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Urinary Tract Infection Molecular Mechanisms and Clinical Translation.

Godaly, Gabriela LU ; Ambite, Ines LU ; Puthia, Manoj LU ; Nadeem, Aftab LU ; Ho, James; Nagy, Károly LU ; Huang, Yujing LU ; Rydström, Gustav LU and Svanborg, Catharina LU (2016) In Pathogens (Basel, Switzerland) 5(1).
Abstract
Rapid developments in infection biology create new and exciting options for individualized diagnostics and therapy. Such new practices are needed to improve patient survival and reduce morbidity. Molecular determinants of host resistance to infection are being characterized, making it possible to identify susceptible individuals and to predict their risk for future morbidity. Immunotherapy is emerging as a new strategy to treat infections worldwide and controlled boosting of the host immune defense represents an important therapeutic alternative to antibiotics. In proof of concept studies, we have demonstrated that this approach is feasible. The long-term goal is not just to remove the pathogens but to also develop technologies that... (More)
Rapid developments in infection biology create new and exciting options for individualized diagnostics and therapy. Such new practices are needed to improve patient survival and reduce morbidity. Molecular determinants of host resistance to infection are being characterized, making it possible to identify susceptible individuals and to predict their risk for future morbidity. Immunotherapy is emerging as a new strategy to treat infections worldwide and controlled boosting of the host immune defense represents an important therapeutic alternative to antibiotics. In proof of concept studies, we have demonstrated that this approach is feasible. The long-term goal is not just to remove the pathogens but to also develop technologies that restore resistance to infection in disease-prone patients and devise personalized therapeutic interventions. Here, we discuss some approaches to reaching these goals, in patients with urinary tract infection (UTI). We describe critical host signaling pathways that define symptoms and pathology and the genetic control of innate immune responses that balance protection against tissue damage. For some of these genes, human relevance has been documented in clinical studies, identifying them as potential targets for immune-modulatory therapies, as a complement to antibiotics. (Less)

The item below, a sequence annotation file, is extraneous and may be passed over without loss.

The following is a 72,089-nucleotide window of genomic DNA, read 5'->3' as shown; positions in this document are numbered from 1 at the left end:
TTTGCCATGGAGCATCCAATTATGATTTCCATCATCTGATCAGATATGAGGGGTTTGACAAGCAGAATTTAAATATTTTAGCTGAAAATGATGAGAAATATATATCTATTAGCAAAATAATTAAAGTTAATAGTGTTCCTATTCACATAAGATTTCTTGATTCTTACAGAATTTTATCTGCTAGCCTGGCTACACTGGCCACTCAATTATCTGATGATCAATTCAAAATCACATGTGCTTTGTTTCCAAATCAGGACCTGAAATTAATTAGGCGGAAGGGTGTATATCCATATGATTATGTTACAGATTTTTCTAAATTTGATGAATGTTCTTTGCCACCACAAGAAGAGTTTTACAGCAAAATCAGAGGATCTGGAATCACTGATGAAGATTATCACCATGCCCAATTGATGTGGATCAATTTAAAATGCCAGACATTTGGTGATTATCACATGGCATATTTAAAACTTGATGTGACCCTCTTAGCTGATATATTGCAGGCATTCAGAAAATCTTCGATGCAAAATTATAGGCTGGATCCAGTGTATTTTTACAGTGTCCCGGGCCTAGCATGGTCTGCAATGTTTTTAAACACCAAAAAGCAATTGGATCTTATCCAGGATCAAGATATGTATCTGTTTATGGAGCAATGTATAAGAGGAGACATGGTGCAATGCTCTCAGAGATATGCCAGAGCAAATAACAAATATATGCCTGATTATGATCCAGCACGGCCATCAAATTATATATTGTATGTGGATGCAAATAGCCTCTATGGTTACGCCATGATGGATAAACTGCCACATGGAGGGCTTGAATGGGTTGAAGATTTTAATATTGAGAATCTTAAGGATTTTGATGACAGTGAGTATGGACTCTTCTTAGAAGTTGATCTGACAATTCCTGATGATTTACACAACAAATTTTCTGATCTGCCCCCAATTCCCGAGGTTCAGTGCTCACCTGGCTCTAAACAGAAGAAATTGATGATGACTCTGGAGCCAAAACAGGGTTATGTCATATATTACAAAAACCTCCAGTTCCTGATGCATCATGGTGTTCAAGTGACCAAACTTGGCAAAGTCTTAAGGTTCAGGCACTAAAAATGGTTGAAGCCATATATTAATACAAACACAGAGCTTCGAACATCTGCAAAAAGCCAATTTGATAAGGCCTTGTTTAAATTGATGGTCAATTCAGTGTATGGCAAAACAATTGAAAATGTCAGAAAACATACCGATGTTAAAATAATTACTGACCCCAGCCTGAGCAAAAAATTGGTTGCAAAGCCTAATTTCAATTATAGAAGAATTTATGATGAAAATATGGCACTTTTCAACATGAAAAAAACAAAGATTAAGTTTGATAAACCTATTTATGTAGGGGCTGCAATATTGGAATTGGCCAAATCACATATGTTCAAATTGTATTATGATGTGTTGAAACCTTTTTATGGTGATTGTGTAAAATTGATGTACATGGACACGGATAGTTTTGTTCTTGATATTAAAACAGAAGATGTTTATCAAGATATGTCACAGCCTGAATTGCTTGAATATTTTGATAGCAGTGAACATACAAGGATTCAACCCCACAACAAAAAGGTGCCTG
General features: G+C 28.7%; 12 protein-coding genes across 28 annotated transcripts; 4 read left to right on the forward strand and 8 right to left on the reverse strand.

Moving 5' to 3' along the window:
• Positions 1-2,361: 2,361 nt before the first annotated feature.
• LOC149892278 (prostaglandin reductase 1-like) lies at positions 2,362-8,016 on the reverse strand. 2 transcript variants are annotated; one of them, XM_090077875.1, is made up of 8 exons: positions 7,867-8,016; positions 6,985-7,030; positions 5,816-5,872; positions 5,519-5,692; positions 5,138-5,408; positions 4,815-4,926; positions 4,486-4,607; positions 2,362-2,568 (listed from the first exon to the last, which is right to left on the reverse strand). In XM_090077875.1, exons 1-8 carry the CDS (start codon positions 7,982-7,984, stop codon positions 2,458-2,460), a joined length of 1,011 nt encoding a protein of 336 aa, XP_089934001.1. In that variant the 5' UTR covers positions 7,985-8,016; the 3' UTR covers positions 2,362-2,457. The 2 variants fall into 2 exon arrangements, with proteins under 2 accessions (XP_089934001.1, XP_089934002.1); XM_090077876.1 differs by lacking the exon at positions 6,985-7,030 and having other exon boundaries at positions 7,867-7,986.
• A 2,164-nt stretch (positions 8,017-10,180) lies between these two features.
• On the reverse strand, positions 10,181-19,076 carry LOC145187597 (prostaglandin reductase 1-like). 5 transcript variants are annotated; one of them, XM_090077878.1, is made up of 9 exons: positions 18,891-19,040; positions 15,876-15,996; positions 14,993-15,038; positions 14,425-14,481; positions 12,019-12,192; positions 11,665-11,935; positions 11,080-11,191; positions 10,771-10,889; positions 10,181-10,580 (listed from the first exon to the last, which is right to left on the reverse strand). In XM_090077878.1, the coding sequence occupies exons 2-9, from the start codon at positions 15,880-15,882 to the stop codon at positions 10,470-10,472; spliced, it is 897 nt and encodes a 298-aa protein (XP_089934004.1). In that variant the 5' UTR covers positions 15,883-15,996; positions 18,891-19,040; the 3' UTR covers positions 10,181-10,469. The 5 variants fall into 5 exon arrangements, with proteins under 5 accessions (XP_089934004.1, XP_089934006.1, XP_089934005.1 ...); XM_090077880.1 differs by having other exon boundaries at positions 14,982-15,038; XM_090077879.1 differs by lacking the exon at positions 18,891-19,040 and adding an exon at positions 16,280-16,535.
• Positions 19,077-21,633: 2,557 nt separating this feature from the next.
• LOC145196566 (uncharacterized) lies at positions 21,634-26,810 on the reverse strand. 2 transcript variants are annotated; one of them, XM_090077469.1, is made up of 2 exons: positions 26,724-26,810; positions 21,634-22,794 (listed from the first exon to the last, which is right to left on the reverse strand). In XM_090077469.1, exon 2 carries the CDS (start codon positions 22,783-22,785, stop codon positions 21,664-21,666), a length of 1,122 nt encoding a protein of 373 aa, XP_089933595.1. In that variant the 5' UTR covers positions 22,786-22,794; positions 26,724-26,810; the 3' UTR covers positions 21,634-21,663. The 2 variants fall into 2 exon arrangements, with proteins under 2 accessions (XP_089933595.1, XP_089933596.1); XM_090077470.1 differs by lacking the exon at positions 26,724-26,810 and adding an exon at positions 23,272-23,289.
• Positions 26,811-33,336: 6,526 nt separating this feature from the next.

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author
organization
publishing date
type
Contribution to journal
publication status
published
subject
in
Pathogens (Basel, Switzerland)
volume
5
issue
1
publisher
MDPI AG
external identifiers
  • pmid:26927188
  • wos:000373680700017
ISSN
2076-0817
DOI
10.3390/pathogens5010024
language
English
LU publication?
yes
id
64539a18-de0a-4c3e-97db-5553d66233b0 (old id 8857091)
alternative location
http://www.ncbi.nlm.nih.gov/pubmed/26927188?dopt=Abstract
date added to LUP
2016-03-15 09:51:48
date last changed
2016-09-30 05:48:03
@article{64539a18-de0a-4c3e-97db-5553d66233b0,
  abstract     = {Rapid developments in infection biology create new and exciting options for individualized diagnostics and therapy. Such new practices are needed to improve patient survival and reduce morbidity. Molecular determinants of host resistance to infection are being characterized, making it possible to identify susceptible individuals and to predict their risk for future morbidity. Immunotherapy is emerging as a new strategy to treat infections worldwide and controlled boosting of the host immune defense represents an important therapeutic alternative to antibiotics. In proof of concept studies, we have demonstrated that this approach is feasible. The long-term goal is not just to remove the pathogens but to also develop technologies that restore resistance to infection in disease-prone patients and devise personalized therapeutic interventions. Here, we discuss some approaches to reaching these goals, in patients with urinary tract infection (UTI). We describe critical host signaling pathways that define symptoms and pathology and the genetic control of innate immune responses that balance protection against tissue damage. For some of these genes, human relevance has been documented in clinical studies, identifying them as potential targets for immune-modulatory therapies, as a complement to antibiotics.},
  author       = {Godaly, Gabriela and Ambite, Ines and Puthia, Manoj and Nadeem, Aftab and Ho, James and Nagy, Károly and Huang, Yujing and Rydström, Gustav and Svanborg, Catharina},
  issn         = {2076-0817},
  language     = {eng},
  number       = {1},
  publisher    = {MDPI AG},
  series       = {Pathogens (Basel, Switzerland)},
  title        = {Urinary Tract Infection Molecular Mechanisms and Clinical Translation.},
  url          = {http://dx.doi.org/10.3390/pathogens5010024},
  volume       = {5},
  year         = {2016},
}